My second concern also involves protection, in this instance, of confidentiality and personal information as contact tracing begin in earnest. Again, you and the Commissioner of Health appear to have failed to address this issue in any detail, arousing my and fellow residents’ anxiety about how information provided by COVID-infected individuals will be safeguarded, where and by whom. There are guidelines from the CDC that seek to address confidentiality protections for both the infected person and the persons identified as those with whom  she/he has been in recent contact. Further, contact tracing is a standard epidemiological data collection instrument, already utilized in NYS with great success in anti-HIV and anti-STD campaigns. Very few NYers know this history. It would put today’s COVID tracing in a helpful context and work to secure affected persons’ cooperation if they did.

Yet this would only constitute an important first step. The COVID tracing will not rely, as in past initiatives, on face to face contact between those affected and the tracers, with data compiled via pencil and paper. Rather, tracing will take place via ‘phone contacts with data compiled on computers. A recent New Yorker article – “Can We Track COVID-19 and Protect Privacy at the Same Time?”, April 27, 2020 — (https://www.newyorker.com/tech/annals-of-technology/can-we-track-covid-19-and-protect-privacy-at-the-same-time?utm_source=onsite-share&utm_medium=email&utm_campaign=onsite-share&utm_brand=the-new-yorker) — detailed the basic problem with this approach: computers are readily hackable, with the data accessed often sold to the highest bidder. Accordingly, NYS residents need to know what steps will be taken by the State to safeguard the information collected in this new volatile and unsafe environment and thereby protect the privacy of the vulnerable informant as well as those revealed to have been in contact with him/her and to be possible COVID carriers. This, of course, is nobody’s business but the individuals’ in question and those medical representatives of the State designated to help them.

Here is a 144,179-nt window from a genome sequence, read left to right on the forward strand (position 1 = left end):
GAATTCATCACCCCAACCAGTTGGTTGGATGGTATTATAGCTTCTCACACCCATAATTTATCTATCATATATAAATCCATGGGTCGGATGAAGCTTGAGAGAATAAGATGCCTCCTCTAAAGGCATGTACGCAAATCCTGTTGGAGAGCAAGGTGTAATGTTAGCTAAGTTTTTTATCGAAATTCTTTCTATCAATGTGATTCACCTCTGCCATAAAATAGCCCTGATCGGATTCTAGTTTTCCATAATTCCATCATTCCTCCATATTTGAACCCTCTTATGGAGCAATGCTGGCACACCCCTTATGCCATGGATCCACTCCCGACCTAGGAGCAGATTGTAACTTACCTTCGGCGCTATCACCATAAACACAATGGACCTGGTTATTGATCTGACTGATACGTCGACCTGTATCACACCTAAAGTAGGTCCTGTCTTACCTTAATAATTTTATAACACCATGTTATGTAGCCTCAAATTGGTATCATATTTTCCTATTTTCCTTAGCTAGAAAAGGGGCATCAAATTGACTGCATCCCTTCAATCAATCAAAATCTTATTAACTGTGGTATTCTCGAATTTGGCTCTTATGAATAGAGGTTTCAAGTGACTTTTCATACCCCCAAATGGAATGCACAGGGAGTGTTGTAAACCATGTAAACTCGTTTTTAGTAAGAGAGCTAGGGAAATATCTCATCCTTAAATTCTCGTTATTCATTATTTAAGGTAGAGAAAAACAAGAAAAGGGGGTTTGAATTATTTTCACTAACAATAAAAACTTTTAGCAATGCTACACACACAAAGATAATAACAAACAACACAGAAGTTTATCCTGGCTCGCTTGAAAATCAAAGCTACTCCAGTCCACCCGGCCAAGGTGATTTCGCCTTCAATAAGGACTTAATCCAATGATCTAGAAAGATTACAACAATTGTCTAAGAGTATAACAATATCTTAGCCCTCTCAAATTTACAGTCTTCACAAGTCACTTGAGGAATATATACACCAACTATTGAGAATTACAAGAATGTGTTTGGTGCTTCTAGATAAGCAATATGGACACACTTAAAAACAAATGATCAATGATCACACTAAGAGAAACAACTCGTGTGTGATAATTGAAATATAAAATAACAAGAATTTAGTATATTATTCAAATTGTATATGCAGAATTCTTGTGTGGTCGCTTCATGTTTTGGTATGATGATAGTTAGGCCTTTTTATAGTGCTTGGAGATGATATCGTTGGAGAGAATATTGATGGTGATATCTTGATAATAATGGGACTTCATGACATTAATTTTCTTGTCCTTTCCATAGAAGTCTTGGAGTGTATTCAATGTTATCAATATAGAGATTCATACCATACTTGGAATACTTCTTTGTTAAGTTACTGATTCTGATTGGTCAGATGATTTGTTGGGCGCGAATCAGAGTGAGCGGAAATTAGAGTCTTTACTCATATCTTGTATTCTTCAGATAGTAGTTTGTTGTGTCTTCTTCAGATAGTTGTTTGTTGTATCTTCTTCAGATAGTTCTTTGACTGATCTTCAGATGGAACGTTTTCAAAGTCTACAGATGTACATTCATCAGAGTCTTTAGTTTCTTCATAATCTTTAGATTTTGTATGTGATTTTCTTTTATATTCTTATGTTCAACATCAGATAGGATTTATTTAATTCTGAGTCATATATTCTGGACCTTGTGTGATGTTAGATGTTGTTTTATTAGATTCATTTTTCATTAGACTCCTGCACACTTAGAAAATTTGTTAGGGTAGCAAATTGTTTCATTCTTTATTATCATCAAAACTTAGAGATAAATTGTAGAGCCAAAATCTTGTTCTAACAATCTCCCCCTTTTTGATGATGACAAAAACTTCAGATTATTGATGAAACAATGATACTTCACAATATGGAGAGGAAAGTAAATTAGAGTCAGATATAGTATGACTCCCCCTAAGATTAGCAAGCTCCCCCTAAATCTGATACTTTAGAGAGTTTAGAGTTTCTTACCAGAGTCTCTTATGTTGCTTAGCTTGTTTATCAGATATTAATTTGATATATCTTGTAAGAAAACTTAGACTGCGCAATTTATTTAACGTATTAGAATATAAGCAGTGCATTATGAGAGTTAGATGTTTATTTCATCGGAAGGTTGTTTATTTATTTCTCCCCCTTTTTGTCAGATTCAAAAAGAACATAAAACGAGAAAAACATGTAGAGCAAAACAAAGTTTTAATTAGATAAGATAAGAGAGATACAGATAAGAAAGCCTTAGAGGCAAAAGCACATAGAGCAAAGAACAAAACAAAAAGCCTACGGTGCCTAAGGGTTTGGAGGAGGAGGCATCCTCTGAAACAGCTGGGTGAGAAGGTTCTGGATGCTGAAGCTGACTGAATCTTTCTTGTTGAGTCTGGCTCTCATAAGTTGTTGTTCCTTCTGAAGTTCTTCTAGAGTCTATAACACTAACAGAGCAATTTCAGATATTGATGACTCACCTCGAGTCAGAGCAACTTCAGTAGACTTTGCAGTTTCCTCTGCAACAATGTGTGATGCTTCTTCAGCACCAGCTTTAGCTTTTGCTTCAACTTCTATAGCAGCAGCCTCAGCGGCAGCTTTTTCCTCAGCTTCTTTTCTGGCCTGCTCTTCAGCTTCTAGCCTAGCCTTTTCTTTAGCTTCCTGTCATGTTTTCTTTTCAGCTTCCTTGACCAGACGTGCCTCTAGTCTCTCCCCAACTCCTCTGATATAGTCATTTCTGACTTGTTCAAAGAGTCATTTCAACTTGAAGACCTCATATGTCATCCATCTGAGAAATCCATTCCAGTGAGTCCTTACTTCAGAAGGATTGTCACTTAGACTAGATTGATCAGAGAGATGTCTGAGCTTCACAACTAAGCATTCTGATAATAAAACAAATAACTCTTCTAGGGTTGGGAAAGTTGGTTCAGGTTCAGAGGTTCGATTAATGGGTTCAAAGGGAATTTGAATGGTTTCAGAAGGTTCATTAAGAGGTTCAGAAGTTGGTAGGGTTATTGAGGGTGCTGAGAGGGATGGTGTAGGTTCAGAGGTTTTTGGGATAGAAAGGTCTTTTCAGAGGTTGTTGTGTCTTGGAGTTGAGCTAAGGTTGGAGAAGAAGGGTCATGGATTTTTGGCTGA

If contact tracing is to be as effective as you and public health experts believe it will be, we need you to discuss this issue during one of your very effective daily COVID briefings, again to allay people’s anxieties and suspicions. We also need, posted on the Department of Health website, a full description of the tracing process and the measures to be taken to maintain the confidentiality of data collected. Taken together, both steps should increase the likelihood of our cooperation and serve to help contain the virus and avoid that hypothetical second surge.

Thank you for your attention to the issues I have raised. I trust you will take the actions you deem necessary to address and resolve them. You will note the listing of the officials and elected representatives that I believed important to copy to enlist the help they can provide.

Yours truly,

Jack Carney, DSW

cc. – Dr. Howard J. Zucker, Commissioner of Health, NY State

Anthony Annucci, Acting Commissioner, Dept of Corrections and Community Supervision

The Hon. James Tedsico, NYS Senator, 49th SD

The Hon. Robert Smullen, NYS Assemblyman, 118th AD